Yes, today they’ve restored the grounds the way it was during Weir’s time, even going so far as to take down trees that weren’t there during his life. In the book, we have photos side-by-side; my contemporary picture next to one taken 80 years ago, and they’re almost identical. It’s a rare thing. And it’s also rare among artists, there are few out there that are intact like the home of J. Alden Weir. It gives the opportunity to walk in the same places that he walked, and also his contemporaries like John Singer Sargent, and to see the same things he saw and to try to draw inspiration from the same scenery.
How does Weir come to own the farm?
Probably the real estate deal of the century. There was a fellow named Erwin Davis. He was a wealthy mine-owner, but he was also an art lover. And having this disposable income, he was able to hire Weir to go to Europe and scout out works of art that Weir would buy on his behalf. It was also a way for Weir to make extra money. During that same time, Davis bought the property that we now know as Weir Farm. He bought it because it was very close to the Branchville railroad station that goes directly into Manhattan, so while the property was out in the middle of nowhere, he could get to the city fast, which is where he did business. A couple years later, Weir gets married and starts looking for a property. At the same time, Weir buys a painting for himself for $560. We’re not sure what it was, but Davis saw this painting and said he had to have it. They struck a deal where Weir gave the painting and $10 to Davis, and in return he received this 153-acre farm. Weir had an apartment in the city, but this was great, he could get away and paint. So Davis got that painting, Weir got the farm, and there we are.
I wonder what that painting was.
We don’t know. There are various perspectives, differing accounts describe it featuring a flower and another describes it as a vegetable.
What impression does being in an artist’s environment impart?
When you go to the museum, you see the painting, but you don’t get to see the location that the painting was painted. Now that the building is open you can go in and see the brushes that he used to paint. That’s a moving experience.
And Weir wasn’t the only artist there, right?
A lot of people don’t know, but his son-in-law, who he actually never met because he had passed away by then, was artist Mahonri Young, and he married Weir’s daughter, Dorothy Weir, who was a legitimate artist in her own right. But Young was a well-known sculptor, his grandfather was Brigham Young, second president of the LDS Church and first governor of Utah. So he was often commissioned by the Church of the Latter Day Saints to create monuments that would be installed in Utah. One of them, “This is the Place,” is the largest sculpted statue in Utah. So it’s more than just Weir, it continued with this second generation. And then there’s a third generation after that, Sperry Andrews, who bought the property from Mahonri Young. Andrews was also an artist. And today it continues through the residency program. It’s a place that, for well over 100 years, has been creating art continuously.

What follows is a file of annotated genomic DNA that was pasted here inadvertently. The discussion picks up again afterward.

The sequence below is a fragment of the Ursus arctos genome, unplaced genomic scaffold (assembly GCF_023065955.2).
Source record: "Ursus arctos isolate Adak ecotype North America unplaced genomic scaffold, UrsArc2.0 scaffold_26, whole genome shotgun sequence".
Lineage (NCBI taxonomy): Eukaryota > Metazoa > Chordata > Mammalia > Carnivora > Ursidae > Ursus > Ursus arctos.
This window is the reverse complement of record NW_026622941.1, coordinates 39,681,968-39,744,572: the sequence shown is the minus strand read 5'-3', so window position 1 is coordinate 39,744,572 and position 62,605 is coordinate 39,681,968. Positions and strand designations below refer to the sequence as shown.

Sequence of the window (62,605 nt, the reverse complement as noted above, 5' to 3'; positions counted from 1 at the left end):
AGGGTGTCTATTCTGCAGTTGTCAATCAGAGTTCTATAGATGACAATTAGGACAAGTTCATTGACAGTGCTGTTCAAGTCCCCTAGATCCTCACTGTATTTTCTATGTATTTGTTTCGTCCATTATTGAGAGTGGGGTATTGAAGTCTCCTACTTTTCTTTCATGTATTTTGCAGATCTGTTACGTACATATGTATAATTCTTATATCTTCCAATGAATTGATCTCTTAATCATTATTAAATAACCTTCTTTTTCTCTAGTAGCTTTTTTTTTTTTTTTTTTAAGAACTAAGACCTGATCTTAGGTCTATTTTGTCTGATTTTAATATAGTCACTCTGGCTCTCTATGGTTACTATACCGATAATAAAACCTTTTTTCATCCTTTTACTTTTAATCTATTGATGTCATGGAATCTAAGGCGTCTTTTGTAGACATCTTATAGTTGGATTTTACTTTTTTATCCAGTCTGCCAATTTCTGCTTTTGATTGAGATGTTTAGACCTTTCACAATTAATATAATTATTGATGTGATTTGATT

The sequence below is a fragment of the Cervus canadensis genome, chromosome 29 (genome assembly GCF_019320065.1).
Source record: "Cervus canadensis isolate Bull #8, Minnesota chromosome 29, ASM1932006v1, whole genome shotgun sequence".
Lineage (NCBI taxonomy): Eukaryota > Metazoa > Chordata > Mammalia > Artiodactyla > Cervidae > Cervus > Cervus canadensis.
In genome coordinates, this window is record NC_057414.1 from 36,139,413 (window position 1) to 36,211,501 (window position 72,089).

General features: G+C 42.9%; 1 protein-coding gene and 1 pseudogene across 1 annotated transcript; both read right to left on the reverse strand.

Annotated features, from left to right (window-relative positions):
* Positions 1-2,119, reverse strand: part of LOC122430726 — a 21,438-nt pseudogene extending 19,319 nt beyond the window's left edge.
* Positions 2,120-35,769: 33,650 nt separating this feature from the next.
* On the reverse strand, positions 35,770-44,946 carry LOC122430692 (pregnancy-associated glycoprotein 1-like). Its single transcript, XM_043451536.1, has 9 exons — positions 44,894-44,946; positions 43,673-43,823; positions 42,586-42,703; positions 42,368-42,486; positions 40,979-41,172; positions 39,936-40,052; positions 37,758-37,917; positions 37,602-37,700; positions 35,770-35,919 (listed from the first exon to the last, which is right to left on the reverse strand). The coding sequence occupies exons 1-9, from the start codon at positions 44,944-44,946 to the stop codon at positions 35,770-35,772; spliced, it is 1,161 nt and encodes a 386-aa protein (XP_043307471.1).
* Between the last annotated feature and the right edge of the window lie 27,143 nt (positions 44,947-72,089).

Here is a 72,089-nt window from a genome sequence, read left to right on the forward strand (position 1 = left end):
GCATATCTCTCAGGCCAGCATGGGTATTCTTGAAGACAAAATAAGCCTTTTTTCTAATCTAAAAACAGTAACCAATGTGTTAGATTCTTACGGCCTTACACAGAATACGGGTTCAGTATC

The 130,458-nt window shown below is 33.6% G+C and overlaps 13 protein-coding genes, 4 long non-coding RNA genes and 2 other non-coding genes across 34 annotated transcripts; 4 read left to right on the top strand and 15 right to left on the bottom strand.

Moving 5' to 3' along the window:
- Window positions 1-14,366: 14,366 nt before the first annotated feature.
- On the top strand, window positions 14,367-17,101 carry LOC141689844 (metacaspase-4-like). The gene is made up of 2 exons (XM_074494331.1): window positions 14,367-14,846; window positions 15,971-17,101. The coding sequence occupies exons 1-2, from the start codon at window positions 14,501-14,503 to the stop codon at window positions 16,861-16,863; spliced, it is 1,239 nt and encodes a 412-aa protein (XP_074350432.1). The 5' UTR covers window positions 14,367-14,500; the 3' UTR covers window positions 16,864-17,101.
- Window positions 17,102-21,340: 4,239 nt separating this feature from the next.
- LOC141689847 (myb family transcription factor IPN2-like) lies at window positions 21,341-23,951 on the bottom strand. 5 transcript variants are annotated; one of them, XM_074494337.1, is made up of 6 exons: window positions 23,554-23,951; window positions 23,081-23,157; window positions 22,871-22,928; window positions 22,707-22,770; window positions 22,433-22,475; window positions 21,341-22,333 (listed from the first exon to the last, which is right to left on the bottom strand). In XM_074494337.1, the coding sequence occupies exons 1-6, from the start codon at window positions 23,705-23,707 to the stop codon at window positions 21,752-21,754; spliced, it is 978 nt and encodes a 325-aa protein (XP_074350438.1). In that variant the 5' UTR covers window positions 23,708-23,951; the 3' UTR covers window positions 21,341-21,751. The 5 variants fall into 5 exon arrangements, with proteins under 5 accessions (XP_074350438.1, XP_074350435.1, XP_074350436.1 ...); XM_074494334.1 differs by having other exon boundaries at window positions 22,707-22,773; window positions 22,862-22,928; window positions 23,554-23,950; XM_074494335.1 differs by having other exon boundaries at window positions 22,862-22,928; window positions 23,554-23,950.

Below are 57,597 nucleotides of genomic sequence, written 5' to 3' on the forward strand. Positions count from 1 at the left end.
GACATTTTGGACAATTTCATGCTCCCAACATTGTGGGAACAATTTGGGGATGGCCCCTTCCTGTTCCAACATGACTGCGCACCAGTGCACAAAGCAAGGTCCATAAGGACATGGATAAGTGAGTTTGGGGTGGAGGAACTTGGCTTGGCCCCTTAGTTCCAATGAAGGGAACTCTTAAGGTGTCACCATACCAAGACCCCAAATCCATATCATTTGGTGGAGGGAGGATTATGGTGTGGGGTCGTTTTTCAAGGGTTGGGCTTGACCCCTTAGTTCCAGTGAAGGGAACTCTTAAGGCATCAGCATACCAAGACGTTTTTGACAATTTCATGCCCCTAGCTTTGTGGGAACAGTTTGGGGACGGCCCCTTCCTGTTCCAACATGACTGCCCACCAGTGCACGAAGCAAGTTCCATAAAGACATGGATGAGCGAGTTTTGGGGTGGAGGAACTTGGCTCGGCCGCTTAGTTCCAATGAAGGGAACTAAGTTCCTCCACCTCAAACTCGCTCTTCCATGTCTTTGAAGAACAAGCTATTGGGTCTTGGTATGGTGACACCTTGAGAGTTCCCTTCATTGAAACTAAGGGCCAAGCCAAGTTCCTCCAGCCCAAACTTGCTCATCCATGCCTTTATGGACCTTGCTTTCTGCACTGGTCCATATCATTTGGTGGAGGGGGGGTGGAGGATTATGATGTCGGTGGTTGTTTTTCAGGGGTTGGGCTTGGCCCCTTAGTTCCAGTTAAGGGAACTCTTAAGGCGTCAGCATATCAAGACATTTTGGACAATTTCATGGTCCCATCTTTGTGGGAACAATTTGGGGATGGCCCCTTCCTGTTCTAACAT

And you have worked with other National Parks and historic homes.
I’ve probably worked with a dozen different parks at this point. Sagamore Hill, like I mentioned, which also served as Roosevelt’s Summer White House. That’s on Long Island. I’ve also been doing work with the site of George Washington’s Headquarters in Morristown, N.J. There’s also the home and office of Frederick Law Olmsted, the designer of Central Park. There’s the poet Henry Wadsworth Longfellow, I’ve photographed his residence. It’s in Cambridge, because he taught at Harvard, so I photographed specific parts of the house that inspired specific lines of poetry. It gives people an insight into how a work was created. Another home was William Floyd, a mysterious founding father, he signed the Declaration of Independence and was a general that served under George Washington. But unfortunately the British took over most of Long Island where his home was located and most of his personal effects have been destroyed and lost. His home is significant because it’s one of the few plantations in the Northeast, and we know for a fact that Madison and Jefferson used to frequent that house.
So it seems like your work creates a modern visual context to illuminate historical creation.
Yes, I think that’s a large part of it. History, at least when I learned it, was kind of dry. It’s hard to imagine what life was like back then. So when I take the photographs, I want people to see into their life. In the book I have a closeup of the doorknob to Weir’s bedroom, and we know that it’s the same one he touched. In Sagamore Hill, I photographed the very room that Roosevelt slept in. And I took a lot of photographs of his bathroom, looking at the shower and toilet that he used. It takes it to a whole new place, beyond the presidential Teddy Roosevelt, but Roosevelt the mortal. Or Weir the artist. That’s what it does to people, gives them a sense of who these people were and how they lived.
Xiomáro’s new book, Weir Farm National Historic Site, is available at http://www.xiomaro.com/books.